Fashion is not art, nor is art fashion, but over the last few years the relationship between the two has definitely become a topic of interest, with more exhibitions and institutions that explore their boundaries opening.
Francois Henri Pinault has the Palazzo Grassi gallery in Venice, Miuccia Prada has the Fondazione Prada and you’ve also got the Louis Vuitton Foundation and Museum. And, whilst fashion houses have moved into the gallery and museum space, there have also been these ‘blockbuster’ fashion exhibitions, such as “Manus x Machina” created by museums.
There seem to be a lot of different projects that are happening at the moment which really see fashion and contemporary art culture working very close together, although they are very different factors.
One of the latest examples of this is Creatures and Creations; an exhibition formed from responses by an artist and a fashion designer to the brilliantly eccentric natural history collection of Walter Rothschild.
The exhibition is held in the beautiful grounds of Waddesdon Manor which was built by Walter Rothschild’s uncle, Baron Ferdinand de Rothschild.
Walter Rothschild was a naturalist who began collecting insects as a child. He kept a menagerie at his house in Tring, which included giant tortoises, emus and cassowaries. He took a flock of kiwis to university with him and trained zebras to pull his carriage.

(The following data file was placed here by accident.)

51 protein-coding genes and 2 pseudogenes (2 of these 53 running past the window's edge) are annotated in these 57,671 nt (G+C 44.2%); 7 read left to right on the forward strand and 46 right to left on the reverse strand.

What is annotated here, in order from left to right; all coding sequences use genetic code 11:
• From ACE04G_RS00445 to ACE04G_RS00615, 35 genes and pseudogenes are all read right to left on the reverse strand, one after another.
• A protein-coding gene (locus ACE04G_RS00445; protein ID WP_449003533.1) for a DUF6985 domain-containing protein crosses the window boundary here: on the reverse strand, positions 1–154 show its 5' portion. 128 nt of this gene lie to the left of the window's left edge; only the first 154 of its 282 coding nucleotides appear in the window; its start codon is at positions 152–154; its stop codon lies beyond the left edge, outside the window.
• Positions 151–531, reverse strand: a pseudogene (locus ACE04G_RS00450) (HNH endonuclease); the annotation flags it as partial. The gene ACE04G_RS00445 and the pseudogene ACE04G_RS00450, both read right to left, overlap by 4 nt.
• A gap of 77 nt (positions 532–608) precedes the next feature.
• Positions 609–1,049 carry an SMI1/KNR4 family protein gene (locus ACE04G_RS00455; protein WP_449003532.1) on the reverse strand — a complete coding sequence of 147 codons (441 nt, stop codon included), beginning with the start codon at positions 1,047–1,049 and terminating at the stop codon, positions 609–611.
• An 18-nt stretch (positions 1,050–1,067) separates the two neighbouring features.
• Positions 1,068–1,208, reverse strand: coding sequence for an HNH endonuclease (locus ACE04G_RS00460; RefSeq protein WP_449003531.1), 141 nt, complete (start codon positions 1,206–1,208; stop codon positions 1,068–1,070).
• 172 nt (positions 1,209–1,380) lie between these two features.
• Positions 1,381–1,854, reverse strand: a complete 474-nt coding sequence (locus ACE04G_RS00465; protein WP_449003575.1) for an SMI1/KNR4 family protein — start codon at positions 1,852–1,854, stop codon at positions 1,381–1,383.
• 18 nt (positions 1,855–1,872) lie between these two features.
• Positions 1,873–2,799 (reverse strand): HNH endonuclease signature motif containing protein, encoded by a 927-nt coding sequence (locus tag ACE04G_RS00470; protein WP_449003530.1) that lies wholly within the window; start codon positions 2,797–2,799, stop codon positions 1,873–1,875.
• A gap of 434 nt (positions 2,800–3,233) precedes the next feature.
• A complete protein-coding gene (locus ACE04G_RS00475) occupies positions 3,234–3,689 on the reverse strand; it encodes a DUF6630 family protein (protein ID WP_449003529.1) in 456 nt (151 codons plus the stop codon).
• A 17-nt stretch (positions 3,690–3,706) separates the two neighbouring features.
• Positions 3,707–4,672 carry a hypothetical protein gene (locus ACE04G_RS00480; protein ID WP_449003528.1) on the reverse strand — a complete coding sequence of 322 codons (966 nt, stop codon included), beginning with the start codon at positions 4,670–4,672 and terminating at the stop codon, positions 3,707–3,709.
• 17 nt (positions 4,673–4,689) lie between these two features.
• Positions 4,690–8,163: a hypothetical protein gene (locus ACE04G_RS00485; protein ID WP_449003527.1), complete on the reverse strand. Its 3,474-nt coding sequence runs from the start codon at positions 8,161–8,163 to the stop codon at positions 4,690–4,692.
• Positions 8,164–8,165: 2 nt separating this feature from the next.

His reputation and knowledge in the scientific community was so great that many newly discovered creatures and plants, from fleas to giraffes, were subsequently named after him, given the Latin form of his family name ‘Rothschildi’.
And it is these species that provide the inspiration for the two contemporary artists in this exhibition, Platon H and Mary Katrantzou.
It was Platon’s discovery, a decade ago, of Walter Rothschild’s collection that led to the creation of exhibition. Inspired by Walter’s passion and expertise, and the creatures that bear his name, Platon has transformed their features, wings and carapaces into beautiful, transcendental abstract digital collages, which really caught my eye.
Alongside this, Katrantzou has created a capsule collection of three couture dresses, featuring intricate hand beading and embellishment.
There is “Papillion”, formed with eleven layers of tulle underskirts, the “Delias”, another tiered tulle dress, with a tulle butterfly on the chest, and finally the “Alexandra” dress which is embellished with Swarovski crystals, sequins and beads.
The dresses are different in style, but all are inspired by the colours, shapes and motifs of the same species that stimulated Platon H.
Whilst this is not the biggest fashion exhibition of the year, I really enjoyed the amalgamation of fashion, digital art and animal specimens on show. It reminds me again, as Force of Nature did, that the natural world is an endless source of inspiration, and it’s interesting to see the contrasting, but also complimentary responses of two very different Greek creatives.
The Manor itself is a worthwhile visit, with the art, wine and sculpture collection of the Rothschild family on display here, you could easily spend half a day exploring these and the beautiful grounds. One for the more intrepid fashion enthusiast, but their adventure will be rewarded.